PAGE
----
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( Originally Published 1920 )
This handsome and useful member of the Spaniel family is of ancient lineage, and his solemn and majestic aspect mark him as a true aristocrat of long descent. The Clumbers are deserving of their popularity with shooting men, for no dog is a more capable assistant to the gun as they are by inclination the keenest and most persevering of hunters, have the best of noses, and, considering their massive build, have remarkable powers of endurance.
The Clumber Spaniel is easily trained, easily controlled, and unusually intelligent. They take naturally to retrieving, are good water dogs, and as allround workmen have no superiors.
There is a good deal of mystery about the origin of this breed, and history carries them back to the middle of the eighteenth century. About that time the French Duc de Noailles presented a kennel of Spaniels to the second Duke of Newcastle, whose Nottinghamshire country place is known as Clum ber Park. Here the breed is said to have originated; certainly it is here that it received its name. There is no trace of their origin in France, for there at the present day at least the Clumber is accepted as a purely English product. It has been suggested that the Duke, finding that the Spaniels that had been presented to him were too fast, reduced their pace by crossing them on some heavier breed. What the cross or crosses were will never be known, but the Clumber's general type, his massive frame, powerful limbs, white coat with lemon markings, and his solemn and majestic aspect and demeanor suggest the St. Bernard. There is also a theory that they owe their origin to a cross of Baron Cuvier's Alpine Spaniel, a dog indirectly related to the St. Bernard.
The Clumber Spaniel has been very successful in the English Spaniel trials, and the most convincing evidence of their worth is the tenacity with which the owners of old strains hang on to them and continue to breed and shoot over them year after year.
In selecting Clumber puppies look for short, massive heads, square muzzles, well marked stop; low-set, massive body of moderate length; big bone; flat, dense coat; down-carried tail and pale orange or lemon markings.
The standard and value of points is as follows:
GENERAL APPEARANCE AND SIZE.-General appearance, a long, low, heavy-looking dog, of a very thoughtful expression, betokening great intelligence. Should have the appearance of great power. Sedate in all movements, but not clumsy. Weight of dogs averaging between 55 and 65 pounds; bitches, from 35 to 50 pounds.
HEAD.-Head large and massive in all its dimensions; round above eyes, flat on the top, with a furrow running from between the eyes up the center. A marked stop and large occipital protuberance. Jaw long, broad, and deep. Lips of upper jaw overhung. Muzzle not square, but at the same time powerful-looking. Nostrils large, open, and flesh-colored, sometimes cherry-colored.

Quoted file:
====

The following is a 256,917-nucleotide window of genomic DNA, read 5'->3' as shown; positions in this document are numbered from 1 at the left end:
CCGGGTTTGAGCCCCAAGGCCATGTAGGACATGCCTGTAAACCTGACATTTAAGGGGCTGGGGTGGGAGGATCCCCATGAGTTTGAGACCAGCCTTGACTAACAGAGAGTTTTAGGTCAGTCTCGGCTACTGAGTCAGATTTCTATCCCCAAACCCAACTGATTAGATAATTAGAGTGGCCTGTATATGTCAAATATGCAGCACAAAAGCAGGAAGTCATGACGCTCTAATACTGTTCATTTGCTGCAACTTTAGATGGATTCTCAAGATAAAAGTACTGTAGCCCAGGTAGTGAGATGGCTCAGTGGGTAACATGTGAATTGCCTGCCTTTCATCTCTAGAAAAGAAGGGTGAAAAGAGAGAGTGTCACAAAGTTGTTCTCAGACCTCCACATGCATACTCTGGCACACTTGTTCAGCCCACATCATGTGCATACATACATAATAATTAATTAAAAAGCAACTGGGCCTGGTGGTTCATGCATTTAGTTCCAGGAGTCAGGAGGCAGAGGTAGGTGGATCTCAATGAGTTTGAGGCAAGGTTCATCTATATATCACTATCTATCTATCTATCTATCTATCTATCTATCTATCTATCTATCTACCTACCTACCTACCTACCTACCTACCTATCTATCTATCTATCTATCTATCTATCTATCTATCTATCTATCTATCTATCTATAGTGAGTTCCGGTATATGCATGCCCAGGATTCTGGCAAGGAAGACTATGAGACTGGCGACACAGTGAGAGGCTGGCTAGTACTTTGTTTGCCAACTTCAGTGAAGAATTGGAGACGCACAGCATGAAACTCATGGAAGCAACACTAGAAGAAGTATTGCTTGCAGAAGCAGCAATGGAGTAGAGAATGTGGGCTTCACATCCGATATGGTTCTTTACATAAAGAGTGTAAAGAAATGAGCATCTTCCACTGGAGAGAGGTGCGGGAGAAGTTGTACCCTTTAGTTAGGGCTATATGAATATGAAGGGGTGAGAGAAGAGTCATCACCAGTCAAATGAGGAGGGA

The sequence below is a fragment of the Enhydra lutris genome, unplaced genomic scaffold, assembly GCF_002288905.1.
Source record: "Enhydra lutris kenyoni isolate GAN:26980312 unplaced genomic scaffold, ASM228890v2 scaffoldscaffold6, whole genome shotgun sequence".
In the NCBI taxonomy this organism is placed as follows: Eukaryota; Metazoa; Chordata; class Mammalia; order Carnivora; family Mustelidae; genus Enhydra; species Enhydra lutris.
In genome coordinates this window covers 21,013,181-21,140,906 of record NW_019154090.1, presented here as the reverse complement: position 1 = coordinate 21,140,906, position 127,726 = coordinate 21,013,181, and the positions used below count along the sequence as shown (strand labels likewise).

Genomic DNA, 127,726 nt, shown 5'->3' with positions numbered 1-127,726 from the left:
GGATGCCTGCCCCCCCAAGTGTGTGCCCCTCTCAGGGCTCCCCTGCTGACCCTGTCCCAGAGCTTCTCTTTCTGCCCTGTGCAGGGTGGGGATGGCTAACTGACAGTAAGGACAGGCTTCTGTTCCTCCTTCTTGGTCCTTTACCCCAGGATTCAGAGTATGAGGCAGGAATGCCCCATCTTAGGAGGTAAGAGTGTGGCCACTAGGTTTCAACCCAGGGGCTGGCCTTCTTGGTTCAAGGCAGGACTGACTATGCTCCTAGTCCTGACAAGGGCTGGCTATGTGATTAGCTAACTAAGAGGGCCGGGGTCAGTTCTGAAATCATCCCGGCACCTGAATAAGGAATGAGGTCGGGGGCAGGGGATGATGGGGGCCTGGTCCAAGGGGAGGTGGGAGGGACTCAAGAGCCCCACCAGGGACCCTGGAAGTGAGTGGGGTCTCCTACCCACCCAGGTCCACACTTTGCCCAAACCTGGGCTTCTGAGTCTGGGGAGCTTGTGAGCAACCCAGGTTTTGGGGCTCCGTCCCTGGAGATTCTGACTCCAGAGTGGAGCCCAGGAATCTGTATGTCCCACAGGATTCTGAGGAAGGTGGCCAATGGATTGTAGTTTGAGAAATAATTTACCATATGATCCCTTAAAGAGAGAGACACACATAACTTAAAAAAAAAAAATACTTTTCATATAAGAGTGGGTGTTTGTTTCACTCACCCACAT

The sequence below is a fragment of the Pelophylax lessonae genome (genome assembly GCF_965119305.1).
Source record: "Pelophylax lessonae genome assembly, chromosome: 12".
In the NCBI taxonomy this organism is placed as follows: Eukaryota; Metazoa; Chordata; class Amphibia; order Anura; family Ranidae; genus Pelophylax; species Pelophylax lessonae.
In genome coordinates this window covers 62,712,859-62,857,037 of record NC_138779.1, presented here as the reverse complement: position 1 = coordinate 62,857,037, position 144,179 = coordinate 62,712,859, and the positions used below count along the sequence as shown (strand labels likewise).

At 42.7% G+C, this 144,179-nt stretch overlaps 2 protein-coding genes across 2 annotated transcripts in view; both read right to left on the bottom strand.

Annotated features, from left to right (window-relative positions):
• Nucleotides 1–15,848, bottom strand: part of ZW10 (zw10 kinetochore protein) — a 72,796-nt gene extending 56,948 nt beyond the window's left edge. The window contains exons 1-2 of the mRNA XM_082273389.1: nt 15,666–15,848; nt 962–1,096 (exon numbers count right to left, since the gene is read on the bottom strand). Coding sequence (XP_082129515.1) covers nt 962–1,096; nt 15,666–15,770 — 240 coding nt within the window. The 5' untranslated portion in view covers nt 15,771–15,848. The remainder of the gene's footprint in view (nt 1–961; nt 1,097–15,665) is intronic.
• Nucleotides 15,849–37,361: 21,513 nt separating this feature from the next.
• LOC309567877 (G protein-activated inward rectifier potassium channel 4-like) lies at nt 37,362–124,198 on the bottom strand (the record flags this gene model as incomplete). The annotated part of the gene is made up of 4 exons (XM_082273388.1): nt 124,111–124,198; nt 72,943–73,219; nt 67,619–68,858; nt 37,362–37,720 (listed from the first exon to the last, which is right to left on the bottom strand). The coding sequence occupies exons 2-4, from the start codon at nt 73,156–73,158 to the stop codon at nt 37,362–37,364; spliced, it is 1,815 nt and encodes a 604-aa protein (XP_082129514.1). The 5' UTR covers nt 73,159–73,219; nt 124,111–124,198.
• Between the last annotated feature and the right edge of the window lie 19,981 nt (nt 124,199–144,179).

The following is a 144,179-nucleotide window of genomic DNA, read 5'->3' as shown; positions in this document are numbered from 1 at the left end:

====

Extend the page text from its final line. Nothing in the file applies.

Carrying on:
EYES.-Eyes large, soft, deep set, and showing haw. Hazel in color, not too pale, with dignified and intelligent expression.
EARS.-Ears long and broad at the top, turned over on the front edge, vine-shaped, close to the head; set on low and feathered only on the front edge, and there but slightly. Hair short and silky, without the slightest approach to wave or curl.
NECK AND SHOULDERS.-Neck long, thick, and powerful; free from dewlap, with a large ruff. Shoulders immensely strong and muscular, giving a heavy appearance in front.
BODY AND QUARTERS.-Body very long and low, well ribbed up, and long in the coupling. Chest of great depth and volume. Loin powerful and not too much arched. Back long, broad, and straight; free from droop or bow. Length an important characteristic, the nearer the dog is in length to being two and one-half times his height at shoulder the better. Quarters shapely and very muscular, neither drooping nor stilty.
LEGS AND FEET.-Forelegs short, straight, and immensely heavy in bone. Well in at elbow. Hindlegs heavy in bone, but not as heavy as forelegs. No feather below hocks, but thick hair on back of legs just above foot. Feet large, compact, and plentifully filled with hair between toes.
COAT AND FEATHER.-Coat silky and straight, not too long, extremely dense; feather long and abundant.
COLOR AND MARKINGS.-Color, lemon and white, and orange and white. Fewer markings on body the better. Perfection of markings, solid lemon or orange ears, evenly marked head and eyes, muzzle and legs ticked.
STERN.--Stern set on a level and carried low.
VALUE OF POINTS.-General appearance and size, 10; head, 15; eyes, 5; ears, 10; neck and shoulders, 15; body and quarters, 20; legs and feet, 10; coat and feather, 10; color and markings, 5. Total, 100.